By many it has been regarded as a great religious symbol. In our present conception there are three parts of man; body, soul and spirit; what the body is to the soul, the soul to the spirit; namely, a house or habitation, but in oriental thought there are seven parts of man; four earthly and three heavenly; four physical and three spiritual. The four sides of the square symbolize the four physical and the three sides of the flap, or triangle, symbolize the three spiritual parts of man. The apex of the triangle, or point of the flap, stood for the Atma, and which means the eternal spark, the Divine Flame, the indestructible spirit of the living God in every human being. In this aspect it means that:
God is not a looker on At the Life of anyone;
God is under every man, God is part of every man.
A badge is either good or bad by reason of that for which it stands. Aside from mysticism, I believe there are five distinct things of which the Lambskin Apron is a badge.
Firstly, in its use, it is a badge of service. In his recent book on “Symbolical Masonry,” Brother H.L. Haywood has an interesting chapter on “The Apron wherein the Builder Builds,” and says it “was so conspicuous a portion of the costume of an operative Mason that it became associated with him in the public mind and thus gradually evolved into his badge.” By it Speculative Freemasonry seeks to distinguish the builder and place upon the brow of labor the laurel wreath of dignity and honor.
Secondly, made of lambskin, it is in its fabric a badge of sacrifice. The lamb in all ages has been not only an emblem of innocence, but also a symbol of sacrifice, and he who wears this Apron with understanding must be prepared for the time when hard things are to be done, when trials are to be endured, and fortitude glorified. Thirdly, in its color it is a badge of purity. White is the clean color that reflects most light.
In Masonry there are three great religious rites. One is discalceation, that is, entering a holy place or standing in the presence of God barefooted as a symbol of humility. It comes from a time whereof the memory of man runneth not to the contrary. When God appeared to Moses in the burning bush, he said, “Put off thy shoes from thy feet for the place whereon thou standest is holy ground.” Another is the rite of circumambulation, that it, going around an Altar from east to west by way of the south. Dr. Joseph Fort Newton said: “When man emerged from the night of barbarism his religion was a worship of light; to him light was life and love, darkness was evil and death; to him light was the mother of beauty, the unveiler of color, the radiant, illusive mystery of the world; his Temple was hung with stars, his Altar a glowing flame, his ritual a woven hymn of night and day.” To him the sun was the greatest of God’s creations, it inspired his adoration and in all his religious ceremonies he followed its apparent course through the heavens, as though he were walking in the footsteps of the Most High. Through this rite, memories of that religion of the dawn linger with us in Masonry today.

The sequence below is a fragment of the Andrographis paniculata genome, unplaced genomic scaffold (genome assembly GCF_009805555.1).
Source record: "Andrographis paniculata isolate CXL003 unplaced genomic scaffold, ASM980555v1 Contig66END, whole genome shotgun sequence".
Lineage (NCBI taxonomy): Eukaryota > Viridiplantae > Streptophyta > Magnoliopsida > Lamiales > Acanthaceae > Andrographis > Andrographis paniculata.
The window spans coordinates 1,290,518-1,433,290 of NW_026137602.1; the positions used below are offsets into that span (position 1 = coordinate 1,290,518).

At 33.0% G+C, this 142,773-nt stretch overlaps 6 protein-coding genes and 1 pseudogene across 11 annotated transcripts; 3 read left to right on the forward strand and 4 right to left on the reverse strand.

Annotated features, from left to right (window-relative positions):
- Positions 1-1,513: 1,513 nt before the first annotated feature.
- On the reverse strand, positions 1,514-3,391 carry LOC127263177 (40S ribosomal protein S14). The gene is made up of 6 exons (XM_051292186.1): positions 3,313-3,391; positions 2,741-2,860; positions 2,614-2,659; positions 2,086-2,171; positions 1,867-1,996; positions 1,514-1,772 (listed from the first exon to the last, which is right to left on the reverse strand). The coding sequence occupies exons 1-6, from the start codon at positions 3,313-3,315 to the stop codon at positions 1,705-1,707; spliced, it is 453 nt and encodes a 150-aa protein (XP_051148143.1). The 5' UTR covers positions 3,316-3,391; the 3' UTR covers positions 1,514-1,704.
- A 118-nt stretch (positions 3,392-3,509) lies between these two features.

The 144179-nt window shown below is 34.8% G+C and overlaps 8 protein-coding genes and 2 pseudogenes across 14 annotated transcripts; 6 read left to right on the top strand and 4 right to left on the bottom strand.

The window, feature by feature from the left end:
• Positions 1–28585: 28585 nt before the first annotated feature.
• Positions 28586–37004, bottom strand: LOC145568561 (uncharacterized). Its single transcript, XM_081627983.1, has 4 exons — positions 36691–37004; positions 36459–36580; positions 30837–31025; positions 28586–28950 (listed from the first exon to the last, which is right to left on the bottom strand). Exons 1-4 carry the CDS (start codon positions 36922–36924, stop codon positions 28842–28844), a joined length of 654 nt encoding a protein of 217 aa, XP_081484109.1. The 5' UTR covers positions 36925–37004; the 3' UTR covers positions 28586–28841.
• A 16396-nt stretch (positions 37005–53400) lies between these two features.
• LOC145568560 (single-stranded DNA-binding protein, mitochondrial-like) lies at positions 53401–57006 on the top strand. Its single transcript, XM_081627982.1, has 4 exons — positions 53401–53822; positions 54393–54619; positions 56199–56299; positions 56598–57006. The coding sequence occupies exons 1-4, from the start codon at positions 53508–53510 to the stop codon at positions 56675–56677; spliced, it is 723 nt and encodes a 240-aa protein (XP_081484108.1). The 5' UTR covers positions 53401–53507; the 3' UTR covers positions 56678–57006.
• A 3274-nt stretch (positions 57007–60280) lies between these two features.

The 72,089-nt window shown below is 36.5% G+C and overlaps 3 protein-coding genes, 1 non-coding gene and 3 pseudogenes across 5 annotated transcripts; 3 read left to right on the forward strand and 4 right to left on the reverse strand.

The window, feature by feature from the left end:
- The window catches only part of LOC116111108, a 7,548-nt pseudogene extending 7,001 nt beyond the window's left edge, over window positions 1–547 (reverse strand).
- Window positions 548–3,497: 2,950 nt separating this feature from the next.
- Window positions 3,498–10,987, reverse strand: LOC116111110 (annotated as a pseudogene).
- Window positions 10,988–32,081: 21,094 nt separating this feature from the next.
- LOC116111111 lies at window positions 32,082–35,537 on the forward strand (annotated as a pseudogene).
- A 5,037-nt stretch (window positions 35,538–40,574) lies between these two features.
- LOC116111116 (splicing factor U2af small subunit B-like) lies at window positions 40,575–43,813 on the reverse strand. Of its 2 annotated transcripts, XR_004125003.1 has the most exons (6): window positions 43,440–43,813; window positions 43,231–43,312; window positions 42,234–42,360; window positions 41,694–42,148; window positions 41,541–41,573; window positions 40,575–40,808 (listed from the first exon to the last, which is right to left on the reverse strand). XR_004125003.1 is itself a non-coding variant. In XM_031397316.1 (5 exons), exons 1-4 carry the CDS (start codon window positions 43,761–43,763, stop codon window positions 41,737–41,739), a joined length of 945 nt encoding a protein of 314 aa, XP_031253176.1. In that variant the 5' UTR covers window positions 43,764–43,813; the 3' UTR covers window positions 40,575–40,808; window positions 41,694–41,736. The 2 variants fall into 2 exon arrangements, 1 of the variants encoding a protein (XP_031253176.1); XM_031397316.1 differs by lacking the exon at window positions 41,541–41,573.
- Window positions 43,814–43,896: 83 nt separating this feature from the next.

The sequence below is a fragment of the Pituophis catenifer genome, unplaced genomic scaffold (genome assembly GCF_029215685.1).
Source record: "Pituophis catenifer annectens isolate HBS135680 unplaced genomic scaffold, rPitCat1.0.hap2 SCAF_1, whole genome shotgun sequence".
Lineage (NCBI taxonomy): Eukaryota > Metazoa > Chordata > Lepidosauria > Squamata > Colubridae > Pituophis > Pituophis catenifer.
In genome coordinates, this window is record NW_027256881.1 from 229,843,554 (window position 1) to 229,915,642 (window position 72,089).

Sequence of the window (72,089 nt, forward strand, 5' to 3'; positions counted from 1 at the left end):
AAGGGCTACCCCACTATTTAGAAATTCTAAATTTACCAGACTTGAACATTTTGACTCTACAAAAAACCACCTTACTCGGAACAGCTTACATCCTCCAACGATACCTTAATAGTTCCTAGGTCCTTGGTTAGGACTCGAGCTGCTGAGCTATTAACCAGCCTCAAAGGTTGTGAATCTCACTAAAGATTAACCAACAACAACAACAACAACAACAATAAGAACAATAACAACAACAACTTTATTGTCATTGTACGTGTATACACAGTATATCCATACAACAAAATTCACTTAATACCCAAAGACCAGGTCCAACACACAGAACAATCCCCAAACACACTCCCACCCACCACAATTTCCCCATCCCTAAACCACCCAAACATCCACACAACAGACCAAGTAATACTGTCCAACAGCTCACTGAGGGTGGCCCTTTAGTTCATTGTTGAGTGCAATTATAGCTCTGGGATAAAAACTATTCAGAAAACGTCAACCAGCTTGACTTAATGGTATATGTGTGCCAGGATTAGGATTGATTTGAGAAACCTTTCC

The third is the rite of investure or purification; that is, the presentation of the Apron. In a qualified way it bears the relationship to the Lodge that baptism does to some Churches, it is the external symbol of an inner purification. The Psalmist asked:
“Who shall ascend into the Hill of The Lord?” and answering his own question said, “He that hath clean hands and a pure heart.” The Apron when correctly understood is the pledge of a clean life, the testimony that a candidate means to live pure, speak true, right wrong and reverence conscience as king.
When we turn to the Ritual for its interpretation, we find the Apron to be an inheritance from the past, it is a badge of antiquity, “more ancient than the Golden Fleece and Roman Eagle.” A ministerial Brother once said that the Masonic Ritual was couched in stilted phrases and extravagant language, and, as an illustration referred to the ritualistic speech used in the presentation of the Apron. Let us see if he was right. The most specific way of conveying thought and expressing truth is by comparison, It is difficult to comprehend an idea unless we can correlate or compare it with something already known. The Order of the Golden Fleece here referred to was founded in the year 1429, by Phillip, Duke of Burgandy; the Roman Eagle became Rome’s Ensign of Imperial Power about one century before the Christian era, while the Apron had come down to us from the very sunrise of time. “Herbrew Prophets often wore Aprons,” they were used in the ancient mysteries of India and Egypt, they were used by early Chinese secret societies, by the Jewish religious sect called Essenes, they were employed as emblems by the Incas of Peru, the Aztecs of Mexico, and the prehistoric races of the American continent.